Josh Sippie lays down the law on Newcastle’s metronomic Spaniard, Mikel Merino.
Borussia Dortmund are another one of those teams that just has an eye for young talents, no matter where they may spring up. When you are a top European side who has, at one time, boasted internationals from the USA, Armenia and Gabon, you leave no stone unturned. Dortmund are fantastic in giving their youth players the chances the deserve. They were once the best hope the Bundesliga had of challenging super club Bayern Munich and while they fell on relative hard times recently, they seem to be right back in the mix going into this year.
Yet, while Dortmund certainly leave no stone unturned, they didn’t have to dig too far to find Mikel Merino. If Germany has become famed for their ability to produce towering central defenders, Spain holds the same honor, just with intelligent passing midfielders like Merino. He will be spending the year at Newcastle United on loan, where he is already basking in chants of “better than Cesc Fabregas.” With the increased playing time he’ll receive with the Magpies, there’s no telling just how high the ceiling will be for his first (and hopefully not the only) year in the Premier League.
Who is Mikel Merino?
Mikel Merino Zazon was born in Pamplona, Spain on 22nd June 1996. He began his youth footballing career at CD Amigo but was scooped up by Osasuna, where second team coach Javier Lerga is known for the chances he hands to youth players such as Merino. It just so happens that his father Angel also played with Osasuna and later managed there as well. Merino started to get noticed during his time with Osasuna, as it was there that he was faced with stiff competition from his fellow youth midfielders uncovered by his club.
It took just 18 months from his second team debut in 2014 for him to be given his chance with the first team, where he was handed the No. 8 jersey. Merino jumped from making just five appearances with the second team to becoming a regular, with 29 appearances in the first team. In that all-important first year, he was an integral member of the squad keeping the club from being relegated. The following year was his big breakout campaign, as he made a whopping 35 appearances and netted himself six goals, all at the age of 19. He was instrumental in Osasuna’s playoff run, netting himself three goals in their push for promotion.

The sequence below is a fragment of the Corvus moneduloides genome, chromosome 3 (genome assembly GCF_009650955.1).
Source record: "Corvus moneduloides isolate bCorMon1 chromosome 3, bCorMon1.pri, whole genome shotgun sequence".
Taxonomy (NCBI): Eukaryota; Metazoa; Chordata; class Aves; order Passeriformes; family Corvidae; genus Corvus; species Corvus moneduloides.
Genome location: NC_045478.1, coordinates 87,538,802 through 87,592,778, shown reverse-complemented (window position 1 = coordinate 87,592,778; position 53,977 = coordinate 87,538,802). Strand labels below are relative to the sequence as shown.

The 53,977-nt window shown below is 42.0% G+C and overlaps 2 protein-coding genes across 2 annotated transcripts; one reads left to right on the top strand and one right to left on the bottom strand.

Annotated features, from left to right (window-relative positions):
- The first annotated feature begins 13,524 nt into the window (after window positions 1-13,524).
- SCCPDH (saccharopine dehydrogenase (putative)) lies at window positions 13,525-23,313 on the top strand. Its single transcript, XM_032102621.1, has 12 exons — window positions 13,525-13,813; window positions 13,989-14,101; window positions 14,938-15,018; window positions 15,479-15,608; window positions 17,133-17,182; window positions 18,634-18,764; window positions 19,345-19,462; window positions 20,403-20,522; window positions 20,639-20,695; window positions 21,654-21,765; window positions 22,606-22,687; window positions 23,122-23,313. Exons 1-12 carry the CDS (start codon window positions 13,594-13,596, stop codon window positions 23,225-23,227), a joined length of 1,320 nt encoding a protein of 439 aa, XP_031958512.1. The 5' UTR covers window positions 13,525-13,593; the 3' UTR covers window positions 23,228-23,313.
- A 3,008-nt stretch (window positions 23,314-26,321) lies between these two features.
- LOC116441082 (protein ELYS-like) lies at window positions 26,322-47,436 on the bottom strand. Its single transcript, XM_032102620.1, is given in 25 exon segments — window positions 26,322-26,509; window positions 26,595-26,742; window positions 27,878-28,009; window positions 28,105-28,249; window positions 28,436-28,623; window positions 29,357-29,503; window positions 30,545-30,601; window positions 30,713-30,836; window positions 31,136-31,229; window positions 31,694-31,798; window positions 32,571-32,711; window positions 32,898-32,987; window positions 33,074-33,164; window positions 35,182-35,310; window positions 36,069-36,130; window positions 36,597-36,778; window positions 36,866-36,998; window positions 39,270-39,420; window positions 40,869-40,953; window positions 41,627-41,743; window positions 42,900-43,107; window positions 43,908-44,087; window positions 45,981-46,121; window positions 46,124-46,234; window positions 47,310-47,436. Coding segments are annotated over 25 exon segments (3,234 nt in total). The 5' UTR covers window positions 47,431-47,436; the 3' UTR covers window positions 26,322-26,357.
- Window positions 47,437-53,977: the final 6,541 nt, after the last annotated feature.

When he signed for Borussia Dortmund in 2016, it was plain to see why. He had grown by leaps and bounds and needed that next level of competitive football to reach his full potential. But with first team appearances hard to come by, he secured a loan to Newcastle, where he is locked and loaded for the biggest stage.
What is his Style of Play?
While Mikel Merino hails from the Spanish factory of creative midfielders, his usefulness doesn’t stop there. Merino is just as comfortable sitting and defending in front of his own box as he is attacking on the edge of the opponent’s box. He fits into that category of midfield pivots, like what Santi Cazorla became in his later years. He is proficient at winning the ball back with well-timed tackles and the transition from winning the ball to turning it into an attack is often seamless.